Singing our Faith

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Luke 1:39-55

Grace and Peace to you from God, our Father, and our Lord Jesus Christ.

After a few weeks of waiting and preparations we are getting ever closer to Christmas. In just a few short days we will be celebrating the birth of Jesus Christ on Christmas Eve. In the meantime, many of us may still be running around to make sure that everything is all set for the coming days. Are the baked goods and the food ready for the family gathering? Are all of the presents purchased and wrapped? Do we have any last minute preparations that must be made? We hurry and rush around to get these items off our do to list, sometimes at the expense of just truly being in the season. There is definitely a busyness in the air during this season, kind of like Bing Crosby’s song, Silver Bells:

City sidewalks, busy sidewalks
Dressed in holiday style
In the air there’s a feeling of Christmas
Children laughing, people passing
Meeting smile after smile
And on every street corner you hear

Silver bells, (silver bells) silver bells (silver bells)
It’s Christmas time in the city
Ring-a-ling, (ring-a-ling)
Hear them ring, (hear them ring)
Soon it will be Christmas day

Read more:  Bing Crosby – Silver Bells Lyrics | MetroLyrics

Possibly, Mary could relate to our rushing around as we do today. We find out right away that she set out with haste to visit Elizabeth. Is the haste that she is moving about similar to ours as we feel the rush of time and perceive that we must accomplish a lot before we can settle down and relax? She is expecting a child, and there must be a lot that needs to be accomplished before she is to give birth. I know of mothers and fathers that rush around to get their child’s nursery around. Yet, I don’t think this is the concern that weighs on Mary. Perhaps she is starting to become fearful of what is to come.

Mary does say to the angel, “Here am I, the servant of the Lord; let it be with me according to your word.” In this declaration she seems to be fine with what is happening. Just maybe though the realization struck her that she is unwed and soon to be mother. Oh, how society is going to look down upon her and possibly punish her for her supposed wrong doing.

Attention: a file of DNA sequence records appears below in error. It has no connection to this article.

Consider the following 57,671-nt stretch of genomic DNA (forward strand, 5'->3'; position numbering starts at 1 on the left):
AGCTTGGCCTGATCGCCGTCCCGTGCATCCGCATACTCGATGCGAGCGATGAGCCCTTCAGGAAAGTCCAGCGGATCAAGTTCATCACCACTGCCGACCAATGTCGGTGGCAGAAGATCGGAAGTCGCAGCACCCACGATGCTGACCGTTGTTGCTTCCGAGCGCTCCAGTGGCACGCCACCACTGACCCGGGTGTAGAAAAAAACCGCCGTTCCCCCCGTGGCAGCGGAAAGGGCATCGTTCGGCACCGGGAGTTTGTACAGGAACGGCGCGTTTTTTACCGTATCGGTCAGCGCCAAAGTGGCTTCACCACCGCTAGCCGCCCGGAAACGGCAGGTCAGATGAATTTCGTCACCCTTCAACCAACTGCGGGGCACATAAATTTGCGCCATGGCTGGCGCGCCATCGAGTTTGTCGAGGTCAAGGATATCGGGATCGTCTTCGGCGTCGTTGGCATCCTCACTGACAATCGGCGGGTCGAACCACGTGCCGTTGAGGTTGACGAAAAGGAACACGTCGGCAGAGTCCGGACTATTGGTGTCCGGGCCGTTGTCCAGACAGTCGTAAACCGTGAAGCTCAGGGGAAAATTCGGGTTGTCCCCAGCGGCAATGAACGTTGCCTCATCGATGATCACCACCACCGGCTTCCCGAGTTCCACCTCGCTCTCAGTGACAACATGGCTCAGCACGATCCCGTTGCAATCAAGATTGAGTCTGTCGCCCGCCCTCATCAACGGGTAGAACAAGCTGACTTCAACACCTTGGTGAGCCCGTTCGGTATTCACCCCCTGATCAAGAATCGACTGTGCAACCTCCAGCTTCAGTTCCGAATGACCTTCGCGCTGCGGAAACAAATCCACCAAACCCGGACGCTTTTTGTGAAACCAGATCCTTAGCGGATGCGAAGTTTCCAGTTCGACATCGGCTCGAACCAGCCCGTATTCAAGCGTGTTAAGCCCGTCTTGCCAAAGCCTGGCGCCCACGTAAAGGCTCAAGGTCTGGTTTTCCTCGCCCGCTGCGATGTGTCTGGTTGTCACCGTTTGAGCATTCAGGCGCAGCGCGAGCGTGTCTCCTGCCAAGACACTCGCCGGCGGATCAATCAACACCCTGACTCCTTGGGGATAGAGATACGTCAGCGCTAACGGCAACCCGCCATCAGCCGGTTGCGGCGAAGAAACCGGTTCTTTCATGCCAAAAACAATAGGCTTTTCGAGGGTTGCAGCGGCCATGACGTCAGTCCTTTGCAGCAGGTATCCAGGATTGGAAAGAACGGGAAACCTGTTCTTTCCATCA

Perhaps, she is truly excited to be with her relative Elizabeth and would like to see how well she is doing, since she too is carrying a child in her womb. Mary finds this out from the angel Gabriel and she has yet to congratulate Elizabeth. It was also quite common for a relative to come and stay with someone that is pregnant to help them out and to see that they have everything they need. Mary ends up staying with Elizabeth for three months until the time John is born.

I like to think that she went to see Elizabeth in haste because of the excitement that was built up within her from what was happening in her own life as well as her joy for Elizabeth, who previously thought that she could not have a baby. This excitement and joy overflows in the words of Mary’s Magnificat, or Song of Praise. There is something about music and singing that pulls us into the moment. It sets a tone for whatever it is that we are doing. It can even help guide and direct our lives as we grow.

Music can speak to people in many different ways. People are moved by many different forms of music. My music collection on my phone is quite eclectic. I recall the first concert that I ever went to was a Beach Boys concert and to this day I still love the Beach Boys. If you come into my office during the week you will quite often hear some form of classical or possibly even blues playing. For me, this is great music that allows me to think clearer as I am reading or doing sermon preparation.

My families favorite music group right now is Fall Out Boy. I also am drawn in by the deep smooth lyrics of Adele as well as the varied talents of Coldplay and I cannot forget about my favorite band of all time, U2. All of you, I am sure, can name off your own list of favorite musicians and bands that have touched you in one way or another throughout your life.

One of the songs that truly connected me to Christ is I Can Only Imagine, by Mercy Me. The lyrics of many of our songs and hymns speak to us in various ways. No matter what though, I believe that music is essential to the human experience as we share with one another.

I think that Luke must have felt pretty similar. Just in the first couple of chapters of Luke we have four different occurrences of people singing their praises to God and giving thanks. Mary’s Song of Praise fills the household of Elizabeth with joy and great proclamation. Not only does she give thanks to God for what has been bestowed upon her, she also sings of God’s great mercies and the wonderful things that God has done. Her song is reminiscent of the one that is sung by Hannah in her prayer for her son Samuel.

When Zechariah is filled with the Holy Spirit after John’s naming he too sings with joy. The angels also sing at Jesus’ birth, “Glory to God in the highest heaven, and on earth peace among those whom he favors.” Simeon lifts ups his voice to the Lord when Jesus is presented in the temple, “Master, now you are dismissing your servant in peace, according to your word; for my eyes have seen your salvation, which you have prepared in the presence of all peoples, a light for revelation to the Gentiles and for glory to your people Israel.”